11/06/11 Romans 2:2-11
Leader: Pastor Biebert
Meeting Time: 8:00 AM & 10:15 AM
I’M NOT ok. yOU’RE NOT ok.
This New Testament letter gives a thorough, detailed explanation of our Christian faith. Martin Luther first understood and depended on God’s Good News by studying Romans. God still uses this letter to touch lives and make these truths real to men and women today. The first three chapters of Romans carefully argue that all people are guilty in God’s court. People who rely on their performance record will find themselves guilty in God’s court. God tells us He gave us His rules for human living in writing so that “every mouth may be silenced and the whole world held accountable to God” (3:20). Yet the devastating critique of our human condition ends on a note of hope. God has found a way to give us righteousness without us having to personally dot every “I” and cross every “T”.
Why do “respectable” sinners look down on “gross” sinners (2:1-3)?
Some people encourage sinning (1:32). Some people disapprove of it (2:1). But they both do it. That is the fatal flaw that forces humanity to face God’s rage. Paul began his letter showing that both Jew and non-Jew are in desperate need of righteousness, because each group stands guilty before God. The Jew has God’s written guidelines and knows more about God. Non-Jewish people had their consciences to scream out indictments, God’s unwritten alarm system, His prosecutor in our heads.
What “same things” is each group guilty of (2:4)?
One approach to handling guilt is to construct a system of do’s and don’ts which we can live up to. Then we reassure ourselves of our goodness by meticulously keeping the rules we construct. If we still feel guilty, we compare ourselves with people who don’t live up to our high standards, and remind ourselves how much better we are than them. This has historically been a favorite approach of religious people.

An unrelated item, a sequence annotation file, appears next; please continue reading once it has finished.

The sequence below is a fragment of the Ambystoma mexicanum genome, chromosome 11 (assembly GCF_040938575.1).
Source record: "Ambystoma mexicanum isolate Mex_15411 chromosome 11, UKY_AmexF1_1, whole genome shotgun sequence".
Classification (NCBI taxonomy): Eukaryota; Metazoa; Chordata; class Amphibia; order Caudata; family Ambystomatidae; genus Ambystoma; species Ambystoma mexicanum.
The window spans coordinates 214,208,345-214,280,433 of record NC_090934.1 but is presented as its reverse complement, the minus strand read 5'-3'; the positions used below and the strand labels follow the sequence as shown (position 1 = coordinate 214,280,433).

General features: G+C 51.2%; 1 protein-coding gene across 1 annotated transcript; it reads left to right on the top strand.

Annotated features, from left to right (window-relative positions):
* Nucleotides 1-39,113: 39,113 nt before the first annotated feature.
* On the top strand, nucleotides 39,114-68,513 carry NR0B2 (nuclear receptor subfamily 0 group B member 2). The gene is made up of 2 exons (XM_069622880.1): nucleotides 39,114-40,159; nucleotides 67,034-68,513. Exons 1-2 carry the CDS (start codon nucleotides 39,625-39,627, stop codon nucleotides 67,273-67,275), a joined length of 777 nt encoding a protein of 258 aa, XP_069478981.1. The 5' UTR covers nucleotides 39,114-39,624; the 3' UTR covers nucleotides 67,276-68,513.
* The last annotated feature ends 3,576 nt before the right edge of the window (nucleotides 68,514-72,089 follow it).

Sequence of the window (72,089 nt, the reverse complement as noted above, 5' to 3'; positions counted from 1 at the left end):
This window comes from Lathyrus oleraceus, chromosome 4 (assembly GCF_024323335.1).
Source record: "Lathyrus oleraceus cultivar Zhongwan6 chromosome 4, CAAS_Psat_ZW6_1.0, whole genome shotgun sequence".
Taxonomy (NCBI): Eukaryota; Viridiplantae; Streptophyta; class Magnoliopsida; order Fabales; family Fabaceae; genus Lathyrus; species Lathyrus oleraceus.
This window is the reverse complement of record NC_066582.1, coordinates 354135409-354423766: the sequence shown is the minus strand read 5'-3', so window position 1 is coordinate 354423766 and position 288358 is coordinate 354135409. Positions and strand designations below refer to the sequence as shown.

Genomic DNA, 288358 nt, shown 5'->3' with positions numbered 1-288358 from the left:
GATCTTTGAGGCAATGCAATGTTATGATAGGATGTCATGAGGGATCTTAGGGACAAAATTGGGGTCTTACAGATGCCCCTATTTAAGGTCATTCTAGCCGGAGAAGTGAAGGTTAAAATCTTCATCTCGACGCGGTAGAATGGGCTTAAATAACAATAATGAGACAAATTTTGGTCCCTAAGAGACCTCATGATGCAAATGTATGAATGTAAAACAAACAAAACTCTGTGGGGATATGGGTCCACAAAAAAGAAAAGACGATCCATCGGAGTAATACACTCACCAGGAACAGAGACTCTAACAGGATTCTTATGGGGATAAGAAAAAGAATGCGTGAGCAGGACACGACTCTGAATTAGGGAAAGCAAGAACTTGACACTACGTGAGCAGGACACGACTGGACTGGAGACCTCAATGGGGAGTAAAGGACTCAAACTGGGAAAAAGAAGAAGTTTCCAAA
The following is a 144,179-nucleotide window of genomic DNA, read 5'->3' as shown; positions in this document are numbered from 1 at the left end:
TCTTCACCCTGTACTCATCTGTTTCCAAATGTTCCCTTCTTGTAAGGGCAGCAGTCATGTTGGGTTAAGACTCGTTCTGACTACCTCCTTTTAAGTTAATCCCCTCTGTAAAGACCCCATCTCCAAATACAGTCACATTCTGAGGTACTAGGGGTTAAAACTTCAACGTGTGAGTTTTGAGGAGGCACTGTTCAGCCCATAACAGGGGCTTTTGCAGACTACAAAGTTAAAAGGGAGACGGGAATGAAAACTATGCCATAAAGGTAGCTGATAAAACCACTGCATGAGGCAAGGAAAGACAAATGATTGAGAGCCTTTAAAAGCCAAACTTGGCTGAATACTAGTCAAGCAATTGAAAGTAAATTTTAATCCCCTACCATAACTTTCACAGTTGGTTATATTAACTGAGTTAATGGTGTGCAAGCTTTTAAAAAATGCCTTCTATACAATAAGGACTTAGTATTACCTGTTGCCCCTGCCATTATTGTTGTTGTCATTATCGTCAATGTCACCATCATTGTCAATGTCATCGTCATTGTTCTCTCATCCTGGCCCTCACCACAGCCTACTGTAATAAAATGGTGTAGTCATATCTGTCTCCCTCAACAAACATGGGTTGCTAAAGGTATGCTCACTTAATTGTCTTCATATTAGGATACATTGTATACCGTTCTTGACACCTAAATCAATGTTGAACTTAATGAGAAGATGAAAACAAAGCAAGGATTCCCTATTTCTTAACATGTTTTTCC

What evidence do you see in 2:5 that God’s kindness leads to audacity rather than repentance?
God didn’t design the Law as a how-to guide for attaining a state of perfection. God designed it to show how desperately we need a righteousness which comes from God rather than a righteousness based on our own futile, frustrated efforts.
4. How are good, religious people in the same boat as the people in 1:18-32?
Righteousness is not what a person does or does not do. Righteousness is whether or not a person truly is, in his heart, like God! Romans demonstrates that this kind of righteousness simply is not possible for human beings.
5. How can the same book have 1:17 and 2:6-7 with seemingly opposite messages?
Jesus taught that people who want to be sure they’re safe with God must find a righteousness that goes beyond the Law-based righteousness that preoccupied the scribes and Pharisees of His day (Matt. 5:20).
6. Compare 2:6-7 with Matthew 25:31-46. How did Jesus talk the same way as Paul?
In the first three chapters of this book Paul demonstrated the dead condition of humanity. He argued that we do not die spiritually because of sin. Our sins demonstrate that we are spiritually dead.
Why is “going good” necessary to earn eternal life (2:7)?
If God doesn’t show favoritism (2:10-11), why were the Jews the chosen people?
Paul knew a lot of his readers would pass judgment right away on the people he had just described (1:18-32). If those readers take a look at their own lives, they’ll see they’re in just as much trouble with God. All humanity is subject to God’s unbiased sentence, one that He levied on His own Son.
1. Who’s better off: someone who knows God’s Law but doesn’t keep it, or a person who doesn’t know God’s Law at all?
How can we do any kind of Christian intervention if it appears we’re pointing the finger at the other person?
How does this section connect to Matthew 25:31-46? What’s the connection to Daniel 7:9-10?